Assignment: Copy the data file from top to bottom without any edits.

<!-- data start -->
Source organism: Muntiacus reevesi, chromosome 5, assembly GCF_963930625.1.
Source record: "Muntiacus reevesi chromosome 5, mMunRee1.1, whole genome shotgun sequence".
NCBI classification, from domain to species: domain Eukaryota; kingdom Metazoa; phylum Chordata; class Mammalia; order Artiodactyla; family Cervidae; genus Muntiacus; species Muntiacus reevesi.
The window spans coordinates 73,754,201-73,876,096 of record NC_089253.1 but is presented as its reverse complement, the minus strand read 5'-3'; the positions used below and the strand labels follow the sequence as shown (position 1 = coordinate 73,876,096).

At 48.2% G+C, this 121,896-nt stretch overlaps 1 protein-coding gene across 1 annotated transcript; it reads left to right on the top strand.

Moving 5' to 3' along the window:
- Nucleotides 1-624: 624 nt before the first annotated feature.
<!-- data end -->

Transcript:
Source organism: Muntiacus reevesi, chromosome 5, assembly GCF_963930625.1.
Source record: "Muntiacus reevesi chromosome 5, mMunRee1.1, whole genome shotgun sequence".
NCBI classification, from domain to species: domain Eukaryota; kingdom Metazoa; phylum Chordata; class Mammalia; order Artiodactyla; family Cervidae; genus Muntiacus; species Muntiacus reevesi.
The window spans coordinates 73,754,201-73,876,096 of record NC_089253.1 but is presented as its reverse complement, the minus strand read 5'-3'; the positions used below and the strand labels follow the sequence as shown (position 1 = coordinate 73,876,096).

At 48.2% G+C, this 121,896-nt stretch overlaps 1 protein-coding gene across 1 annotated transcript; it reads left to right on the top strand.

Moving 5' to 3' along the window:
- Nucleotides 1-624: 624 nt before the first annotated feature.